French dragoons also wore gauntlets with heavy leather cuffs. Hands and arms were a favourite target for swordsmen, even if inadvertently. Short leather gloves worn by most light cavalry weren’t really that protective – of necessity the material had to be thin enough for the wearer to have some ‘feel’ of the reins. The sword hilt was supposed to offer some hand protection, but both the British heavy and light cavalry sabres were fitted with a narrow knucklebow; useful for punching your opponent in the face (apparently a favourite close-quarter tactic) but pretty hopeless as as a guard.
Admittedly the heavy sabre also had a circular hand-guard, but troops often ground half of this away because it cut uncomfortably into the leg when the sword was carried in its scabbard.
Of course, none of this protection was much use against firearms. There were no ceramic plates, no kevlar; nothing guaranteed to stop a bullet. Stories abound of lucky escapes, of shots being stopped or deflected by personal effects. Books (especially Bibles, which was quite apt) and pocket watches were pretty common saviours. The relatively slow speed and large size of musket balls meant their paths could be altered drastically by buttons or epaulettes. Unfortunately, these properties also meant if they did strike home terrible wounds could result as they bounced off bones and internal organs.
Some men actually suffered serious injuries, not from shots themselves, but from metal buttons struck from their own, or even others, clothing. Or, more horribly, other casualties’ body parts. In fact many soldiers’ anecdotes from the Peninsular war are so unlikely-sounding they would be barely believable if included in a novel. So if you happen to be reading a story of the times and think ‘that can’t possibly have happened’, it probably did.
The reason I started thinking about body armour, and thence this post, is slightly obscure. Cavalry stirrups of the period were attached to the saddle with a leather strap, much as they are today (the stirrup leather). The buckle of this strap sat about halfway down the front of the cavalryman’s shin when mounted, and the spare end of the stirrup ‘leather’ was looped across in front of the buckle a couple of times. This protected the buckle with three or four thicknesses of leather and is always assumed to have been done for that purpose. After all, cutting your opponent’s stirrup leather disables his fighting ability in the same way as cutting his reins would.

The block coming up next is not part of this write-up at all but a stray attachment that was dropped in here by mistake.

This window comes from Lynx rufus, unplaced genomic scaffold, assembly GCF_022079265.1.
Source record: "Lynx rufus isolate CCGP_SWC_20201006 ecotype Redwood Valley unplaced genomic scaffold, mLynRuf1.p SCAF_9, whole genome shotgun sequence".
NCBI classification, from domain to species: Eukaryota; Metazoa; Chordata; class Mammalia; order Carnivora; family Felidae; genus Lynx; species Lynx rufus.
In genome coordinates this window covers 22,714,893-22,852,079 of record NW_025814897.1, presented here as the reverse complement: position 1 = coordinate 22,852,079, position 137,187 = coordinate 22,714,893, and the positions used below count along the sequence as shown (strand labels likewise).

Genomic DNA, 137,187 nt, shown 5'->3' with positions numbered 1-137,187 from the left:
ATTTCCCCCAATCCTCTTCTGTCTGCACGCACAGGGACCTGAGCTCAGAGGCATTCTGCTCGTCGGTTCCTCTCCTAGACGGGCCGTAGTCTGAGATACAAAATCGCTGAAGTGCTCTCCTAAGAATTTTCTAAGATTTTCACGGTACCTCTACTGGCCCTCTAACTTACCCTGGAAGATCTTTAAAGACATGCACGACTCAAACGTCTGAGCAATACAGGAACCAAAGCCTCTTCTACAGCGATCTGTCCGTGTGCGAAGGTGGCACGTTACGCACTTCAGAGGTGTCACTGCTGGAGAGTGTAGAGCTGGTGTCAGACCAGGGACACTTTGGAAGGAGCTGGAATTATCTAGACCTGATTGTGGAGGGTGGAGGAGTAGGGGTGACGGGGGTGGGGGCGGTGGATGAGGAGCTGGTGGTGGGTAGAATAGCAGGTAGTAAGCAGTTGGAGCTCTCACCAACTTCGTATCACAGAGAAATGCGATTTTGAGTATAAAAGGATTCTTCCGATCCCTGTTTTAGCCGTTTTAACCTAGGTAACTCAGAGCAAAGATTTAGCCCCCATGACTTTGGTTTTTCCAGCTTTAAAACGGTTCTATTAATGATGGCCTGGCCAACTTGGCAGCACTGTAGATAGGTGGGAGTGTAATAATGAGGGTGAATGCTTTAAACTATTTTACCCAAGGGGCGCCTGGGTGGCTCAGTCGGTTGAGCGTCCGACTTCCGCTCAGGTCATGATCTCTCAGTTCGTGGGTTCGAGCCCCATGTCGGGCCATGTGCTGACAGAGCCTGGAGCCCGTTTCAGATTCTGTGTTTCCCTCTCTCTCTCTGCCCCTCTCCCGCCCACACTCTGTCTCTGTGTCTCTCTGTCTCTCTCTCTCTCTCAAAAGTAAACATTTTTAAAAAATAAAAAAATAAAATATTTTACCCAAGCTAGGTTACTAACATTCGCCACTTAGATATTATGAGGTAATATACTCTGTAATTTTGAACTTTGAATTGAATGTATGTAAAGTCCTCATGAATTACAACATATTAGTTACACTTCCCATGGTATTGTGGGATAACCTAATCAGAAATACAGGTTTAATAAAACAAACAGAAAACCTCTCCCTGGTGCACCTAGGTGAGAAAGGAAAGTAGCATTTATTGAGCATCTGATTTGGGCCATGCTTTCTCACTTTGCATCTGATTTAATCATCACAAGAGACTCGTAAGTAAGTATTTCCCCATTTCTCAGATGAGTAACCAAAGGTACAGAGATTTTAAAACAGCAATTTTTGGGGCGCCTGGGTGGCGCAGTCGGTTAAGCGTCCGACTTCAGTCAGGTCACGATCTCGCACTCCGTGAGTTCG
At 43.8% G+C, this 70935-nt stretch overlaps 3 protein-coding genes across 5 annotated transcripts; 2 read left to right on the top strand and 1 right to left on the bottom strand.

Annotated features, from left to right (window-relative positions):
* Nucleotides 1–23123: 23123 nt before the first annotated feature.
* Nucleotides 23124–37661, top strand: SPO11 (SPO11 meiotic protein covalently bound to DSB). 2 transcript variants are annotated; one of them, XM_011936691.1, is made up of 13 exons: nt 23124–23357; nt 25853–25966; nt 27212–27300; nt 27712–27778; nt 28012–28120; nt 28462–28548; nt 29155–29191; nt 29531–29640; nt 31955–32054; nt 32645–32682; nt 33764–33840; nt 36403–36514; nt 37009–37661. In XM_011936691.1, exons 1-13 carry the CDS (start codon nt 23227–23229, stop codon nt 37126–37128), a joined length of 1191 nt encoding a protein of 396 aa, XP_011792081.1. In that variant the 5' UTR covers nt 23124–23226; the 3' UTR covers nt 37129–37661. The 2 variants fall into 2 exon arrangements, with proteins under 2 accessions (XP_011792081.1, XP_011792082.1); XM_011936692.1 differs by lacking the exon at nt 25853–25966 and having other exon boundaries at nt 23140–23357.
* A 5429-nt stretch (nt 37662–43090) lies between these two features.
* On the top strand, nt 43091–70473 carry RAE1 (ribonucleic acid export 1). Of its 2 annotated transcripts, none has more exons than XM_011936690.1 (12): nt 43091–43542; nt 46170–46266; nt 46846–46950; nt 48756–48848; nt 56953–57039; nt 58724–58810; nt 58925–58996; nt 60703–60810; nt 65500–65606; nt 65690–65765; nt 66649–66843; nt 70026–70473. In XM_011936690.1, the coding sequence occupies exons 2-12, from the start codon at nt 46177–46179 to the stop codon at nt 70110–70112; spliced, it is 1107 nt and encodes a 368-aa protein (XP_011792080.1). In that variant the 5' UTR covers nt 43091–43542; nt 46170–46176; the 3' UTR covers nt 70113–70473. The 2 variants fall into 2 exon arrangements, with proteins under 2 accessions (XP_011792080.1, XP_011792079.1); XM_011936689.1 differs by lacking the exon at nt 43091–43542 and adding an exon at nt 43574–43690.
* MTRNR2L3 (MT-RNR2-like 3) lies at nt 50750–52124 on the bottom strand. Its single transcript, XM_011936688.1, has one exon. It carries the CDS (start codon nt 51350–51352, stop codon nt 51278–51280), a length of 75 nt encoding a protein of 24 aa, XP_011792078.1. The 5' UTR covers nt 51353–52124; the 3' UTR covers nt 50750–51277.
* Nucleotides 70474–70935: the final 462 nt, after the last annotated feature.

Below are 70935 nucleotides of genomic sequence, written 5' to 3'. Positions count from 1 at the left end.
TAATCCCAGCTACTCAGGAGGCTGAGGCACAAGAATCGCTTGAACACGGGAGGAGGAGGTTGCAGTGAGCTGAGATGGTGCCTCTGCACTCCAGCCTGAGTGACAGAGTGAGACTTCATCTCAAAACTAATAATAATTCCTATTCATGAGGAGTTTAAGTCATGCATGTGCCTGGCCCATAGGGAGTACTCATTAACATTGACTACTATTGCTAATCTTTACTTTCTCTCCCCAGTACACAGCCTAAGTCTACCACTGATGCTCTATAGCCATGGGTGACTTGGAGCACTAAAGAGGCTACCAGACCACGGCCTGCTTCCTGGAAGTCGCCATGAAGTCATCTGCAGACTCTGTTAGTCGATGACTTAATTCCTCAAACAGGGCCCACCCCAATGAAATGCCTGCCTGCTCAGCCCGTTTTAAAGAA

But what if it’s not about that at all? What if the folds of leather over the buckle are not to protect the fitting itself but to deflect a sword cut aimed at the rider’s shin? Makes more sense, doesn’t it?
Of course we’ll never really know. The reason for looping the leather in that fashion wasn’t written down in any treatise on cavalry equipment. Not one I’ve come across, anyway.
Because at the time it probably fell under the general heading, ‘assumed knowledge’. You know – stuff which came naturally. Commonsense to people who lived then but which we’ve largely forgotten today – for example, the fact that big, noisy machines (eg. cars, lorries) can frighten horses. Especially when they speed past just a couple of inches away.
Now that’s when I could do with some body armour.
(Top three images copyright www.napoleonystika.com)